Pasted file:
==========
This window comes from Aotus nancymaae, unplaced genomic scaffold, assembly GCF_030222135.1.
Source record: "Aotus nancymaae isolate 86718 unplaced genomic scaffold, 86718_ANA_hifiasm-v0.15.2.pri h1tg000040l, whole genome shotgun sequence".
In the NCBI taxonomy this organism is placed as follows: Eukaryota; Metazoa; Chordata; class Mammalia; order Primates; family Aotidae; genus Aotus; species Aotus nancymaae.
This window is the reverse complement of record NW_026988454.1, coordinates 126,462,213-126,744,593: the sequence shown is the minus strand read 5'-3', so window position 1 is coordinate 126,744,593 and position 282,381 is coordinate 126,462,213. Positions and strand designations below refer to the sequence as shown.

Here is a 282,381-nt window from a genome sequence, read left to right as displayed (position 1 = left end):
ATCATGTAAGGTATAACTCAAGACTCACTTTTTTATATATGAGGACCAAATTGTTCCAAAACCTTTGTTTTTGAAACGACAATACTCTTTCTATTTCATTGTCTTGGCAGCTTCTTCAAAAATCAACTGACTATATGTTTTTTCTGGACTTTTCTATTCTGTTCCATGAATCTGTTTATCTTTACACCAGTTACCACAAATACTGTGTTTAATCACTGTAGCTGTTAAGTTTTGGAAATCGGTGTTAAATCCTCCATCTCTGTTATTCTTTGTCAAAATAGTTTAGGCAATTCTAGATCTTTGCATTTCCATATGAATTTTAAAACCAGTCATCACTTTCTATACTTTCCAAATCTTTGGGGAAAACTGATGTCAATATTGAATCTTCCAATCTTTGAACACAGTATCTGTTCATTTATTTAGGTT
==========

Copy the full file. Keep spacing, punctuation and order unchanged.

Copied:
This window comes from Aotus nancymaae, unplaced genomic scaffold, assembly GCF_030222135.1.
Source record: "Aotus nancymaae isolate 86718 unplaced genomic scaffold, 86718_ANA_hifiasm-v0.15.2.pri h1tg000040l, whole genome shotgun sequence".
In the NCBI taxonomy this organism is placed as follows: Eukaryota; Metazoa; Chordata; class Mammalia; order Primates; family Aotidae; genus Aotus; species Aotus nancymaae.
This window is the reverse complement of record NW_026988454.1, coordinates 126,462,213-126,744,593: the sequence shown is the minus strand read 5'-3', so window position 1 is coordinate 126,744,593 and position 282,381 is coordinate 126,462,213. Positions and strand designations below refer to the sequence as shown.

Here is a 282,381-nt window from a genome sequence, read left to right as displayed (position 1 = left end):
ATCATGTAAGGTATAACTCAAGACTCACTTTTTTATATATGAGGACCAAATTGTTCCAAAACCTTTGTTTTTGAAACGACAATACTCTTTCTATTTCATTGTCTTGGCAGCTTCTTCAAAAATCAACTGACTATATGTTTTTTCTGGACTTTTCTATTCTGTTCCATGAATCTGTTTATCTTTACACCAGTTACCACAAATACTGTGTTTAATCACTGTAGCTGTTAAGTTTTGGAAATCGGTGTTAAATCCTCCATCTCTGTTATTCTTTGTCAAAATAGTTTAGGCAATTCTAGATCTTTGCATTTCCATATGAATTTTAAAACCAGTCATCACTTTCTATACTTTCCAAATCTTTGGGGAAAACTGATGTCAATATTGAATCTTCCAATCTTTGAACACAGTATCTGTTCATTTATTTAGGTT